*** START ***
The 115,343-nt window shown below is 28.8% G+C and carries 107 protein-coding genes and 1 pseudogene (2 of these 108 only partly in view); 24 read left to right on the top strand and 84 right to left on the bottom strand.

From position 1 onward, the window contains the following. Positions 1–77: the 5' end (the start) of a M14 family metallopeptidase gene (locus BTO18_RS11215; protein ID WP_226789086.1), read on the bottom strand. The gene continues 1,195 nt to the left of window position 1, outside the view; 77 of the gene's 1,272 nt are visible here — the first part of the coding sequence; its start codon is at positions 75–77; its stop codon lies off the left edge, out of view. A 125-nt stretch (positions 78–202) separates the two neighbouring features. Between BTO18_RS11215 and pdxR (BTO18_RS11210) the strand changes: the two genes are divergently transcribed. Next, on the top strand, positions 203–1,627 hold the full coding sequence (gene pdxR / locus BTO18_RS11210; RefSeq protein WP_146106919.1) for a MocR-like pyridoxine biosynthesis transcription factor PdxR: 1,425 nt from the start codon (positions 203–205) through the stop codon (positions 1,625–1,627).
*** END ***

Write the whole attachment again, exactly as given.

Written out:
The 115,343-nt window shown below is 28.8% G+C and carries 107 protein-coding genes and 1 pseudogene (2 of these 108 only partly in view); 24 read left to right on the top strand and 84 right to left on the bottom strand.

From position 1 onward, the window contains the following. Positions 1–77: the 5' end (the start) of a M14 family metallopeptidase gene (locus BTO18_RS11215; protein ID WP_226789086.1), read on the bottom strand. The gene continues 1,195 nt to the left of window position 1, outside the view; 77 of the gene's 1,272 nt are visible here — the first part of the coding sequence; its start codon is at positions 75–77; its stop codon lies off the left edge, out of view. A 125-nt stretch (positions 78–202) separates the two neighbouring features. Between BTO18_RS11215 and pdxR (BTO18_RS11210) the strand changes: the two genes are divergently transcribed. Next, on the top strand, positions 203–1,627 hold the full coding sequence (gene pdxR / locus BTO18_RS11210; RefSeq protein WP_146106919.1) for a MocR-like pyridoxine biosynthesis transcription factor PdxR: 1,425 nt from the start codon (positions 203–205) through the stop codon (positions 1,625–1,627).